Meet Leslie Wheeler, Author, and Coordinator of the Speakers Bureau for the New England Chapter of Sisters in Crime.
If you need a speaker for your organization, Leslie will be happy to help.
Writing Through Loss
When my husband died in the fall of 2005, I couldn’t write for several months. I didn’t go up to my third floor study, but stayed at his desk on the second floor, dealing with the “business” part of death. When I finally ventured to my study, it was to write the words I would speak at his memorial service. It felt wonderful to sit at my computer, engaging in an activity that’s so much a part of who I am. But I didn’t remain long. I was too overwhelmed by everything that needed to be done, including getting our son through his first year of high school without his father. Since I wasn’t writing, I stopped attending the weekly critique group, consisting of four Sisters in Crime and one Brother, which I’d participated in for more than a decade.
The only writing-related activities I could handle were book events, many of them arranged by the Sisters in Crime/New England Speakers’ Bureau. My second mystery novel, Murder at Gettysburg, had been published the previous spring, and I wanted to publicize it. As my husband’s condition worsened, I had to cancel some events, but others I went ahead with, though not without misgivings. Waiting for the audience to arrive at a Boston area library, while my husband was hospitalized, I thought to myself. “What on earth am I doing here? How am I going to get through this?” Surprisingly, the event turned out to be one of my best. I was able to really connect with my audience, and that connection was just what I needed. It took me out of myself and my own worries and reminded me, that despite present and future difficulties, I was and would continue to be a writer.
But I still wasn’t writing, although I had two partially completed manuscripts, one a stand-alone suspense novel, the other, the sequel to Murder at Gettysburg. I’d read through one, then the other, only to decide that each posed problems that seemed insurmountable in my fractured state of mind. Finally, I found a less daunting project. While my husband dozed through one of his last chemotherapy treatments, I’d jotted notes for a short story. After his death, I went back to those scribblings and slowly crafted “Skystalker,” which was eventually published in a Level Best Books’ anthology.
Writing that story helped. So did re-connecting with my critique group. Realizing that I was too stressed to get myself to meetings, they came to me. One November night, they showed up at my house with a potluck dinner. They not only brought all the food, but plastic and paper goods to save me the trouble of cleanup. A few days later, I attended the New England Crime Bake Conference, where I was again reminded how supportive the mystery writing community is, as both old friends and people I barely knew approached me with expressions of sympathy and concern.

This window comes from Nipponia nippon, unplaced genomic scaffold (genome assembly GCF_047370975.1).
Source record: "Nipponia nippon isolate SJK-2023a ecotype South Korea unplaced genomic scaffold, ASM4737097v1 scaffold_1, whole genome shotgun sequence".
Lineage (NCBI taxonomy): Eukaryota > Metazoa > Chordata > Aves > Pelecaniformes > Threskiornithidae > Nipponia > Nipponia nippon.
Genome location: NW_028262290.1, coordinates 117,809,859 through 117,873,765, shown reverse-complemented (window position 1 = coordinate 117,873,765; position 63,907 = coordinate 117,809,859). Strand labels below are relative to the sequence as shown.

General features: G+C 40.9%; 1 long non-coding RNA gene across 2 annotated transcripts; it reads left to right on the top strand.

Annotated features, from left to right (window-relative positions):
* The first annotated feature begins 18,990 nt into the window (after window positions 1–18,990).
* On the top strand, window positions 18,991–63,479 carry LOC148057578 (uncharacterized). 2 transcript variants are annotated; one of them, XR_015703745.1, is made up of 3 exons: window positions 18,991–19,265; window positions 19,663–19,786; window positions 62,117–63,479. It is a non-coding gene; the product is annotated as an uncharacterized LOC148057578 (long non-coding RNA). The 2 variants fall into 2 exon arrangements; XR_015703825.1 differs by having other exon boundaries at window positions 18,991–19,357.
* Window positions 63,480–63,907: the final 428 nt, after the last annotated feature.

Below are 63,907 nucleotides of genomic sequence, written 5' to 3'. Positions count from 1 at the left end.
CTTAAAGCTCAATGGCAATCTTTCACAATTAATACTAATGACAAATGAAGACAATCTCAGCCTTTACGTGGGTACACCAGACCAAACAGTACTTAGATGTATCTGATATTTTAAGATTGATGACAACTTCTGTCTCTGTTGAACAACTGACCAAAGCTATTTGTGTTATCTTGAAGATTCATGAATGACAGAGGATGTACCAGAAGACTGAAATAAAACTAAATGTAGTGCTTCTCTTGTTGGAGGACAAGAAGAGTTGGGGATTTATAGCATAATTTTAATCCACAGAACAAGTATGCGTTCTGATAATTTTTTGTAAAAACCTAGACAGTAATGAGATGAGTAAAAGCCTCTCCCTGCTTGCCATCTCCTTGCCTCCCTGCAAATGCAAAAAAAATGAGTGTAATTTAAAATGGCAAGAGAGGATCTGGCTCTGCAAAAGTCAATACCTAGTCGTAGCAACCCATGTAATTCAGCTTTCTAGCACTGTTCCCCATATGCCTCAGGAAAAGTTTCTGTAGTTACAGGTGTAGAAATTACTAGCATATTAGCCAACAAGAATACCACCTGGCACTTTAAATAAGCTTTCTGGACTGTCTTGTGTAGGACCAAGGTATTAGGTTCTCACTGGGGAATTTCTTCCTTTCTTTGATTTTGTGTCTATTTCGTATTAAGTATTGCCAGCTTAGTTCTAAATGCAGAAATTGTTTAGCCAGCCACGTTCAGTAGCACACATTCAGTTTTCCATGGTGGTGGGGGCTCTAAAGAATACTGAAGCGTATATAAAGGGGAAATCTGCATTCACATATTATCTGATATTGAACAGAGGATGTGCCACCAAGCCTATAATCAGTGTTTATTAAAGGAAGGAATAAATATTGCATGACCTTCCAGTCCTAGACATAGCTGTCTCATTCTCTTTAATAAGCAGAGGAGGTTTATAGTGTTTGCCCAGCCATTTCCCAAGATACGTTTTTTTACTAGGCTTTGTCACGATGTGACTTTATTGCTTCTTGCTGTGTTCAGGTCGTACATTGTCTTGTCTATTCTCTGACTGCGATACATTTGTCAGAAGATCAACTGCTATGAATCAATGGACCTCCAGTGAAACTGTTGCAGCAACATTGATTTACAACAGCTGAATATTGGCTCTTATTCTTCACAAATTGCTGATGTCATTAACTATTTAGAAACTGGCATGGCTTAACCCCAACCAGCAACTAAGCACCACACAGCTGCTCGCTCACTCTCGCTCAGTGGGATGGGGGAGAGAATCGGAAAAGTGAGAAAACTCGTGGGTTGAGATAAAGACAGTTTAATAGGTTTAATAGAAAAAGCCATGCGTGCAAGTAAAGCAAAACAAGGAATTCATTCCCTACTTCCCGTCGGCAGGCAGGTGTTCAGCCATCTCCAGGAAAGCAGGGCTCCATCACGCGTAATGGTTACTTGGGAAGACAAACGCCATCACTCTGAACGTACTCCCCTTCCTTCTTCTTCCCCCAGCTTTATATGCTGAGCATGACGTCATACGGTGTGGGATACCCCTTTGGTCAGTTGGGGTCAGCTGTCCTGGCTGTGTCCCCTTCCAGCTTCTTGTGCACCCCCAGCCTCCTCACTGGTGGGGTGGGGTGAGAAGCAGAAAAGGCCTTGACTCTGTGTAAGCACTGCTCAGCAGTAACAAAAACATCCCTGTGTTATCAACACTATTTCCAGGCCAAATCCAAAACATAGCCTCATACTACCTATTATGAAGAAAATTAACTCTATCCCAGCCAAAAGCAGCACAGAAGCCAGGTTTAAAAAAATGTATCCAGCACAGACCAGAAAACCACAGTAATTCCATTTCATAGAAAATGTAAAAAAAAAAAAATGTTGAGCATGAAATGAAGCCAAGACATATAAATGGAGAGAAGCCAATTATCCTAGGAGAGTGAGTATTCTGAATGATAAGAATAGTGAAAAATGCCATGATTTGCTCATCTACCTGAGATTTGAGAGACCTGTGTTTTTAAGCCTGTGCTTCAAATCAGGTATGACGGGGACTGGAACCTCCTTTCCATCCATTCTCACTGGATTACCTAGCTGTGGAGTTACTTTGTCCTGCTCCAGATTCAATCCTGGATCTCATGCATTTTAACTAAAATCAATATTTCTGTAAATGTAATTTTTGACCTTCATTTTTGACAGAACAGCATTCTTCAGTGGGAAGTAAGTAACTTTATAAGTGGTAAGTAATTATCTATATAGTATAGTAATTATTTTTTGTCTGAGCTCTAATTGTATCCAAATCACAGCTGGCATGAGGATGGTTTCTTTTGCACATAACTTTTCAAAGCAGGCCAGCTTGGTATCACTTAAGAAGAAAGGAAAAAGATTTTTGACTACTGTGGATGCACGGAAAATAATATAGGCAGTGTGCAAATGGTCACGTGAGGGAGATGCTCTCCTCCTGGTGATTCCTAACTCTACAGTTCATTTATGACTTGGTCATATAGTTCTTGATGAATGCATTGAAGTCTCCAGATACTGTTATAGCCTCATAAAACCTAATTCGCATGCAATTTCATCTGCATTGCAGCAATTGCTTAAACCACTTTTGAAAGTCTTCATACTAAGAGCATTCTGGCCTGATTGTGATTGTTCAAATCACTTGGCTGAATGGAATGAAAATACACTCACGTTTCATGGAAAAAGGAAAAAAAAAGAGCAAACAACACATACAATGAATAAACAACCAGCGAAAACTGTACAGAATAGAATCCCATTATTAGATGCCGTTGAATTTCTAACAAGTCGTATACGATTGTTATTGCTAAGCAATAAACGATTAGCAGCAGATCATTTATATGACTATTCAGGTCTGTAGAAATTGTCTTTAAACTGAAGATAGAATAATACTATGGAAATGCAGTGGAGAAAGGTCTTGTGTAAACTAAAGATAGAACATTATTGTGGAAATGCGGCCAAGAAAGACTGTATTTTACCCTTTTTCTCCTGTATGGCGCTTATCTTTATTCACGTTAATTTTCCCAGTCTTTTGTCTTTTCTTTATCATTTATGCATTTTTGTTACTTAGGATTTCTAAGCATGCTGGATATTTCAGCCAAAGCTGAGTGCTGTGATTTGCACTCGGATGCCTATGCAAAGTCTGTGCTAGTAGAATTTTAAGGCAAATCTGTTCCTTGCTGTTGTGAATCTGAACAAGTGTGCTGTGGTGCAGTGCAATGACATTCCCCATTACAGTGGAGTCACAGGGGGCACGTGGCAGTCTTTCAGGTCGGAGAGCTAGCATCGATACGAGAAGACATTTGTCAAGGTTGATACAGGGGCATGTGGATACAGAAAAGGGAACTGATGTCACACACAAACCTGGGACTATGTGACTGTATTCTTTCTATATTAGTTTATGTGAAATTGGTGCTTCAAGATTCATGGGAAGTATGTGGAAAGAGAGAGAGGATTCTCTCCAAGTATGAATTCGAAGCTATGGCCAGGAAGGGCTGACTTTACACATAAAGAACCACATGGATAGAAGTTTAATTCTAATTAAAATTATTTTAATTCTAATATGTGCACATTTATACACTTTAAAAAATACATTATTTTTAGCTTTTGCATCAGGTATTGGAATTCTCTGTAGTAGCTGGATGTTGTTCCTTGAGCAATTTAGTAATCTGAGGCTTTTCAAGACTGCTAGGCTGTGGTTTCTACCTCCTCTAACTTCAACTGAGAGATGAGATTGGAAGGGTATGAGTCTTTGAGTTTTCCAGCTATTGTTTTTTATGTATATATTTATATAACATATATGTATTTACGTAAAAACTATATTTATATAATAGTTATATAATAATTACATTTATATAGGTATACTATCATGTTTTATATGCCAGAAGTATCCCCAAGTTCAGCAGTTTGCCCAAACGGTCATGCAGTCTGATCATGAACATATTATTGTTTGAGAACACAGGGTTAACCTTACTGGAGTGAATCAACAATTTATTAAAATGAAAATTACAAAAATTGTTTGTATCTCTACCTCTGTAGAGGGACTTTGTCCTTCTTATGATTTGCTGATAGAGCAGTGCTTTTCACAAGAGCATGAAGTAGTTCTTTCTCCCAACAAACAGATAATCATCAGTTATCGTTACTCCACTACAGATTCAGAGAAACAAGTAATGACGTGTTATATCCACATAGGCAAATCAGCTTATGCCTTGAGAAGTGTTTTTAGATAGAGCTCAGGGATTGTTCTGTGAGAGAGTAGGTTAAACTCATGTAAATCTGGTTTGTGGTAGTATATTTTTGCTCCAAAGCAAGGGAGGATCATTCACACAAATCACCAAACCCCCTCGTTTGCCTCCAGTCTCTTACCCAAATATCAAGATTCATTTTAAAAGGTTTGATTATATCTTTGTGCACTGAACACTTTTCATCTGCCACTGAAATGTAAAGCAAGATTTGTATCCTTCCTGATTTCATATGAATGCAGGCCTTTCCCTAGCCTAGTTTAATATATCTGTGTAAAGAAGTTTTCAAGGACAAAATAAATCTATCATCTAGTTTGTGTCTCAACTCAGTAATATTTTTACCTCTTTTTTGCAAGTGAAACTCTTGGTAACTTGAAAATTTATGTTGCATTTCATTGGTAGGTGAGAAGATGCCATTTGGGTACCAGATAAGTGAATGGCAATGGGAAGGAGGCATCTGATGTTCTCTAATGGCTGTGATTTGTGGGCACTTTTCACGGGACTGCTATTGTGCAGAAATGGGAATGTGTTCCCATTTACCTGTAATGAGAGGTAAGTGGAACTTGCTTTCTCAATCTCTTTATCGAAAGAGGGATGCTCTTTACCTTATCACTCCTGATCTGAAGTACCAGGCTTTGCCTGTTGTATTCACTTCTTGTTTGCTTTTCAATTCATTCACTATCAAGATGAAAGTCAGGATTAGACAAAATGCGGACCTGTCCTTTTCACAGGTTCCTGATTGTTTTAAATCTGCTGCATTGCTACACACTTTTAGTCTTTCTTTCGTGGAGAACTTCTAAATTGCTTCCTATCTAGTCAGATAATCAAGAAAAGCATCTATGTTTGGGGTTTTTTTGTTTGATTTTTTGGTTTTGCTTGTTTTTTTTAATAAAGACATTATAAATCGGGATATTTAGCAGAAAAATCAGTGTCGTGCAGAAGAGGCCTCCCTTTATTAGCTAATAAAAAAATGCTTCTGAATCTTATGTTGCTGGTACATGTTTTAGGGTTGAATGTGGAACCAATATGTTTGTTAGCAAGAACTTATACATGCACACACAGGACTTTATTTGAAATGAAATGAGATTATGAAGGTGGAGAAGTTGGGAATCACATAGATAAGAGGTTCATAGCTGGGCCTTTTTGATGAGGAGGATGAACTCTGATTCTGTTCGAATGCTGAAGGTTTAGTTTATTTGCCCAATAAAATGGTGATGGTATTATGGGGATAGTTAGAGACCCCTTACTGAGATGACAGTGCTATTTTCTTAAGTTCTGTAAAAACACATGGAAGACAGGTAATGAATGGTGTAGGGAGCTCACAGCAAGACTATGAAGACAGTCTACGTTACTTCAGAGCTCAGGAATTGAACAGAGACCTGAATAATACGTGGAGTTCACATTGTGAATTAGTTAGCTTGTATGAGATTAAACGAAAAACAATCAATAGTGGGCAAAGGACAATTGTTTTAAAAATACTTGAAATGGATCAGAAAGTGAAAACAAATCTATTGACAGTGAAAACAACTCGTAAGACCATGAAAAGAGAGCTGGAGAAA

But one thing was still missing: a novel-length project to get me through the months ahead. As I pondered which manuscript to go back to, it dawned on me that the series mystery, while rougher and less complete than the suspense novel, was the better choice. I’d started it when my husband was well enough for us to go on research trips as a family. We’d visited places like Mystic Seaport, which provided the inspiration for the fictional Spouters Point Maritime Museum in the novel. Thus the series mystery was associated with happier times than the suspense novel, which I’d worked on during the last, increasingly difficult, year of my husband’s life.
So in the early spring of 2006, I returned to the novel that became Murder at Spouters Point.
Now that book, dedicated to my husband, will be published in October, 2010, five years and one month, after his passing. To me, it’s a testimony to the power of the written word to help one through hard times, but also to the generosity of my fellow mystery writers who reached out to me at a time of need.
An award-winning author of books about American history and biographies, Leslie Wheeler now writes the Miranda Lewis “living history” mystery series. Titles include Murder at Plimoth Plantation and Murder at Gettysburg. The third book in the series, Murder at Spouters Point, will be published in October, 2010. Leslie’s stories have appeared in four anthologies published by Level Best Books: Windchill, Seasmoke, Still Waters, and Deadfall. She is a member of Mystery Writers of America and Sisters in Crime, serving as Speakers’ Bureau Coordinator for the New England Chapter. She is also a founding member of the New England Crime Bake Committee, and chair of the Al Blanchard Short Crime Fiction Award Committee. Visit her website at www.lesliewheeler.com